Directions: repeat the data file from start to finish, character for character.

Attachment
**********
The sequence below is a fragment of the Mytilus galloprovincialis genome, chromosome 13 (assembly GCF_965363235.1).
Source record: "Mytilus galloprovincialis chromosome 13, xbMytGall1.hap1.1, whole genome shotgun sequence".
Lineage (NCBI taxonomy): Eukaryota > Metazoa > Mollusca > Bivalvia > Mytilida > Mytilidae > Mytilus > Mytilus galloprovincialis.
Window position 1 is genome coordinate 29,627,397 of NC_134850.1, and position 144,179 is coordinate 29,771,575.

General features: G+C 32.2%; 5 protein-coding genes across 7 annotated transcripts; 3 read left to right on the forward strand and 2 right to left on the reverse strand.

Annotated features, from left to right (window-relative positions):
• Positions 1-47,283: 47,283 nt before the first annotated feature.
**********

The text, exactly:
The sequence below is a fragment of the Mytilus galloprovincialis genome, chromosome 13 (assembly GCF_965363235.1).
Source record: "Mytilus galloprovincialis chromosome 13, xbMytGall1.hap1.1, whole genome shotgun sequence".
Lineage (NCBI taxonomy): Eukaryota > Metazoa > Mollusca > Bivalvia > Mytilida > Mytilidae > Mytilus > Mytilus galloprovincialis.
Window position 1 is genome coordinate 29,627,397 of NC_134850.1, and position 144,179 is coordinate 29,771,575.

General features: G+C 32.2%; 5 protein-coding genes across 7 annotated transcripts; 3 read left to right on the forward strand and 2 right to left on the reverse strand.

Annotated features, from left to right (window-relative positions):
• Positions 1-47,283: 47,283 nt before the first annotated feature.